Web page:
Among the criticisms of him though was that the football his team played was generally effective, but dull and I saw the word “mogadon” being applied to the style of football played under him and, on one occasion, to how he came across when interviewed.
Having now heard Paul Trollope speak as City’s new (and old!) Head Coach, I can, to a degree, understand that mogadon comment. Trollope certainly didn’t come over as poorly as Alan Cork did, but, whereas one of his predecessors, Malky Mackay, was able to get the media eating from his hand after his first press conference as City manager and generally said all of the right things to get fans onside, it was hard to imagine him convincing those sceptics I mentioned earlier with the power of his oratory.
Adequate, but no more than that, was how I would describe Paul Trollope’s performance in his first meet the media appearance as Cardiff boss – I’d put him around mid table when it came to City managers as public speakers.
One of the men I’d have above Trollope in that table would be Lennie Lawrence, who always came across as being completely at home in front of the media. It was interesting, as well as fairly predictable, therefore to see the man who was in charge here for three years from 2002 being linked with a return to Cardiff in the kind of father figure/advisory role he had with Trollope at Bristol Rovers.
Lawrence held similar positions when working with Dougie Freedman at Palace, Bolton and Forest and it’s worth remembering that he was hired initially at Cardiff fourteen years ago as a “consultant” who would work with Alan Cork.
In many ways, bringing in a senior and respected figure like Lennie Lawrence would be a good move by City in my opinion, but you would have to wonder where it would leave former manager Russell Slade?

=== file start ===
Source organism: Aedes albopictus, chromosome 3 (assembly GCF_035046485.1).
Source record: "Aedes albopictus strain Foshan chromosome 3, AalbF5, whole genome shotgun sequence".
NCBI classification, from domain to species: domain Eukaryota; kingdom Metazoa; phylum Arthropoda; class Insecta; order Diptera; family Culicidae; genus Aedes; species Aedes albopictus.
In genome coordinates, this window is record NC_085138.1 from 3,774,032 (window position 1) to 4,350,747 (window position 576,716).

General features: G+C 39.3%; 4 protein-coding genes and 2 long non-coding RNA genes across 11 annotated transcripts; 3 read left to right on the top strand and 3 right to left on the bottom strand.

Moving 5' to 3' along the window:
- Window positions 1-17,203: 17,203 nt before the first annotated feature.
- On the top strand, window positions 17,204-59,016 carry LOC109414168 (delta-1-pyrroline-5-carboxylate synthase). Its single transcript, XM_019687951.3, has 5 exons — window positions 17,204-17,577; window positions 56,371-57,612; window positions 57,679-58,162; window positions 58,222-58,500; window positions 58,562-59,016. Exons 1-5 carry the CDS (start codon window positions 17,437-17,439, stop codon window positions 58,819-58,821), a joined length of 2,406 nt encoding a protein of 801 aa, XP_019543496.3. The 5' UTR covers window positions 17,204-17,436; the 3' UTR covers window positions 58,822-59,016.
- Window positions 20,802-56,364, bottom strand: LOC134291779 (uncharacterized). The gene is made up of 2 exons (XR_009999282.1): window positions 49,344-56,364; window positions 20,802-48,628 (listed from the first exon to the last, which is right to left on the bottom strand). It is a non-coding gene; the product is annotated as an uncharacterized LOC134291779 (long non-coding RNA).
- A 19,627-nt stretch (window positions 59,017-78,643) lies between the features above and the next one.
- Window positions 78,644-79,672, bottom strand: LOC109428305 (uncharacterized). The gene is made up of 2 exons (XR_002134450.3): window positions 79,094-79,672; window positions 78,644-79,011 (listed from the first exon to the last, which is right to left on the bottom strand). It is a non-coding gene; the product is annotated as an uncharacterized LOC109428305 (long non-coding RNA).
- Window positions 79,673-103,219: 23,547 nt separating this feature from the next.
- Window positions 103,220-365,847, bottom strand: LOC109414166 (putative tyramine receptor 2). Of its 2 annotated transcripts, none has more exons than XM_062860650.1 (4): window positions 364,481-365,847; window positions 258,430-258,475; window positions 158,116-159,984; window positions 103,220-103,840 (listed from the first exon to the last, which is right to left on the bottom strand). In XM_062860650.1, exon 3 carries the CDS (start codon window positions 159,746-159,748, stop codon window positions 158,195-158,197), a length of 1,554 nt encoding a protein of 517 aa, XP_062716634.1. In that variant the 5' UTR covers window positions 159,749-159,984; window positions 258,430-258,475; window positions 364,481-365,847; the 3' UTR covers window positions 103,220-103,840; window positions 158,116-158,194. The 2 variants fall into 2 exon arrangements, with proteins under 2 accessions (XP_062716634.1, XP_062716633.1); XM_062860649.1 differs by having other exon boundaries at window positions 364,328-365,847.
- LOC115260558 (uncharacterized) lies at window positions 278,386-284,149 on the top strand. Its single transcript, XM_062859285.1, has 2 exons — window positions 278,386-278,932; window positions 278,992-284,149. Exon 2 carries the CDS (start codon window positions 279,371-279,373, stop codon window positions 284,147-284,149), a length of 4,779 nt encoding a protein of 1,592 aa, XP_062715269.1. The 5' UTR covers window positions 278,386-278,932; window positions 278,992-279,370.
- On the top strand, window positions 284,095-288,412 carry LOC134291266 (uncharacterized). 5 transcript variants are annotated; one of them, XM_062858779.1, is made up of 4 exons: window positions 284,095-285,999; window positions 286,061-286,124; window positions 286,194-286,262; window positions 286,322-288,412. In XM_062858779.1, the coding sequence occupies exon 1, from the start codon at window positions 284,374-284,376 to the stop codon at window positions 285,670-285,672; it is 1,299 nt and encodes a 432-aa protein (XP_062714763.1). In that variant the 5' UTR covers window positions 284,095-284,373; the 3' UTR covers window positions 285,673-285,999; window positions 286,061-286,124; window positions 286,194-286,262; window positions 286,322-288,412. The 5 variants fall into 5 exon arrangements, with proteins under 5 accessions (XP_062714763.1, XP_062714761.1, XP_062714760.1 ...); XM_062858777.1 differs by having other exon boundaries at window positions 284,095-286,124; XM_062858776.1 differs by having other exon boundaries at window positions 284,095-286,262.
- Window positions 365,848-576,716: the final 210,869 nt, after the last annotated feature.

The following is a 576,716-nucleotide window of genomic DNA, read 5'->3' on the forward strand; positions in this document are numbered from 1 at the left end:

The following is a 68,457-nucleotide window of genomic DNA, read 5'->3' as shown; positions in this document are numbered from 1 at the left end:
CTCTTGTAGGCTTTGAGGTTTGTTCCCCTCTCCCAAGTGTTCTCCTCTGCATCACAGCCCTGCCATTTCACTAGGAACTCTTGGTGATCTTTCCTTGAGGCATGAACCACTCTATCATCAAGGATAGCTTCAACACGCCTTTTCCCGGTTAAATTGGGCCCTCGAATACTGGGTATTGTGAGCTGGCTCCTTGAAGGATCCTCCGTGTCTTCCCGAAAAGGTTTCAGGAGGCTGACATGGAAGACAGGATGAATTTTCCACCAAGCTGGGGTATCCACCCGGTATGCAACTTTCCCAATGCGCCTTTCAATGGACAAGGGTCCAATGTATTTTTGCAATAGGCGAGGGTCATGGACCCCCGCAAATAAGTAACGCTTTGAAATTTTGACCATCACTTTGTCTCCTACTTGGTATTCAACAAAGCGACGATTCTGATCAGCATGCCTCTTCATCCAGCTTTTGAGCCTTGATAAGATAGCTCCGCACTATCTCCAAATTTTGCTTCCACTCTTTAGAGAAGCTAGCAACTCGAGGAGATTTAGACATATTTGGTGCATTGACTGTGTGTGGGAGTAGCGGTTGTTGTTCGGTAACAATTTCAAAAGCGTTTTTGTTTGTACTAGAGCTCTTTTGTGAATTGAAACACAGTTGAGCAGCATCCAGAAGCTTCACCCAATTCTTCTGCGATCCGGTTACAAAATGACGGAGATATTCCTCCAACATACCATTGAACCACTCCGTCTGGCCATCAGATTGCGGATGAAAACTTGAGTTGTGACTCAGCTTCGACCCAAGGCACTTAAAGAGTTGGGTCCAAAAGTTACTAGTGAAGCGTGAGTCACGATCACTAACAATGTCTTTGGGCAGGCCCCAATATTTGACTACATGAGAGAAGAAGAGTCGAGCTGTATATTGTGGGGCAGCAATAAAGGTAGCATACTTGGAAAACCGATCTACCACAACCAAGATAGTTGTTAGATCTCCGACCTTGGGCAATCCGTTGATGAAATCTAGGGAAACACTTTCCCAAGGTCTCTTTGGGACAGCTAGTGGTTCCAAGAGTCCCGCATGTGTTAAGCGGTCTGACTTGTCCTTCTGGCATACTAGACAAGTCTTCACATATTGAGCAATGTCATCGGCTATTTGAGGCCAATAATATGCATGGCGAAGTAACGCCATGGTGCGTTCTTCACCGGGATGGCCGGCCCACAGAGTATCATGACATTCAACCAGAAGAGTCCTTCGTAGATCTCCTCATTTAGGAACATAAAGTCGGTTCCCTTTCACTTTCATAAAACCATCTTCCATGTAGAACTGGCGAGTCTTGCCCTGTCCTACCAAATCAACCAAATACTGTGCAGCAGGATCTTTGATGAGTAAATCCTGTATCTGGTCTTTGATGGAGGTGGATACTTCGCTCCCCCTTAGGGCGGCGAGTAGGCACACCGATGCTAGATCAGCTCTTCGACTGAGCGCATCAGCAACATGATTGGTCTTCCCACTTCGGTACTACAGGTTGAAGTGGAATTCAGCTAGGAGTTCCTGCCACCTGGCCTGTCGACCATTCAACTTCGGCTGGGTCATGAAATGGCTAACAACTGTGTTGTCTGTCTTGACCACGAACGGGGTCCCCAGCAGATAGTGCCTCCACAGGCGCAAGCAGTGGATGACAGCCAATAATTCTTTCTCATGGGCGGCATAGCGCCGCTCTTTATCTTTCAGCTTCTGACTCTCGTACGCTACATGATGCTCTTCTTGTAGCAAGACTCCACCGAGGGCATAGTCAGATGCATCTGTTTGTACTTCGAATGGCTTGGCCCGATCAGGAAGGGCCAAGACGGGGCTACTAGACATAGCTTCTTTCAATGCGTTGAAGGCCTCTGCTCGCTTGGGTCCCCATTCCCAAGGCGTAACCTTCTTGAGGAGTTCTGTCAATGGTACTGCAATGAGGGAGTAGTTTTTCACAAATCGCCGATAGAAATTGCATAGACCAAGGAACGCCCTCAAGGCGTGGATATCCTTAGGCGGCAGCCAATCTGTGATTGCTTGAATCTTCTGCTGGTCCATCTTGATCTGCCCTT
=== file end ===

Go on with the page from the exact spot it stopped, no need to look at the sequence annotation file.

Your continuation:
Mention of our “Head of Football” brings me on to the oft repeated line which goes “nothing has really changed at Cardiff except that Trollope and Slade have swapped jobs”. This viewpoint (which, incidentally, is not strictly true – Slade has a new job title, while Trollope’s is the same as it’s always been!) has it that it will be business as usual at City with little or no real change to what we’ve seen in the past eighteen months or so.
People who feel that way claim the news that, apparently, his employers at City are willing to allow Trollope to continue with his work with the Welsh squad supports their position – Slade will still, effectively, be calling the shots on the playing side when it comes to the first team and it will be business as usual during international breaks when Trollope is absent.
Maybe they are right, but I don’t believe that they are – my guess is that briefings being given by the club about Slade playing no further part in first team matters are the truth. Indeed, whether they are true or not, I feel the recent stories linking Russell Slade with the vacant manager’s job at Blackburn offer the clue that our former manager’s lifespan at Cardiff is likely to be a fairly limited one.
If Paul Trollope is going to be allowed to continue in his Wales role, then I’m sure it will be a subject that is raised if or when we make a stuttering start to the new season and the first international break comes along.
I am tempted at this point to say that, in my youth, Dave Bowen was able to take Northampton Town from Division Four to Division One while also managing Wales, but I suppose those who say that it’s a completely different world now compared to fifty years ago do have a point.
Therefore, the identity of the new appointments, which Paul Trollope said were imminent, among his support staff becomes very important. For me, someone like Lennie Lawrence would be a safe pair of hands who could oversee a lot of the Head Coach job demands while Trollope is away and one or two quality additions to the coaching staff could ensure that things would be able to tick over well enough during those periods in the season when the first team aren’t playing.